In his excellent new book, Big Potential, Shawn Achor advises that comparison praising is not a good idea. He notes that we tend to praise people by comparing them to others; that is, lifting one person up at the expense of another. Rather than, “You gave the best speech of all the speakers,” say “Your speech was absolutely terrific.” The easiest way to stop comparison praise is simply to eliminate superlatives from our vocabulary – “the best,” “the fastest,” “the smartest,” “the prettiest.”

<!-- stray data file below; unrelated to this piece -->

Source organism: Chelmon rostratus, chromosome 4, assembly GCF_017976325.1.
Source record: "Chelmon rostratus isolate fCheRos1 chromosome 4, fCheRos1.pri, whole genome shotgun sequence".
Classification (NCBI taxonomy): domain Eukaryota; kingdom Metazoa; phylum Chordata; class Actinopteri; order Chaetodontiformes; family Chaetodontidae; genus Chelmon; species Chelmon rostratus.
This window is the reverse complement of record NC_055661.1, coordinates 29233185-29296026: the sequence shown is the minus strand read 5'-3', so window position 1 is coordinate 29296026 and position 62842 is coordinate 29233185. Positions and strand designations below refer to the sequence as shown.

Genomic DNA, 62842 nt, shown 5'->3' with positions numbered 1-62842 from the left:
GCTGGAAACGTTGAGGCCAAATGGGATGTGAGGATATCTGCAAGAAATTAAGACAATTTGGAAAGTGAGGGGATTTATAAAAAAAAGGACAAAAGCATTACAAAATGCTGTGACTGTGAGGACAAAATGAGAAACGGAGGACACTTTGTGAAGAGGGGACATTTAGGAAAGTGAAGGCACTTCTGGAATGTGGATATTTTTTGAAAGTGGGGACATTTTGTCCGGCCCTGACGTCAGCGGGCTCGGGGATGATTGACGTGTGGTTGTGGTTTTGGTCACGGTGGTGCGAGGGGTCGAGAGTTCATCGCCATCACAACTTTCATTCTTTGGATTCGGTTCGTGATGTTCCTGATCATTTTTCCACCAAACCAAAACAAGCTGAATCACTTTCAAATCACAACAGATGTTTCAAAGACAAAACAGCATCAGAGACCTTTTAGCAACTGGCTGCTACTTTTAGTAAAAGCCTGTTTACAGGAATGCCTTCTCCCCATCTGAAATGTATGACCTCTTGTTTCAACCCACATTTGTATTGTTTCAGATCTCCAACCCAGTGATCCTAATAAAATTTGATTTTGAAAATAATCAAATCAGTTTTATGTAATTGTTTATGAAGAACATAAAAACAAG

Achor says it is also wise to avoid performance reviews that “grade” employees on some numerical scale. He quotes Theodore Roosevelt who once said, “Comparison is the thief of joy.” If we really want to enhance others, we must stop comparing.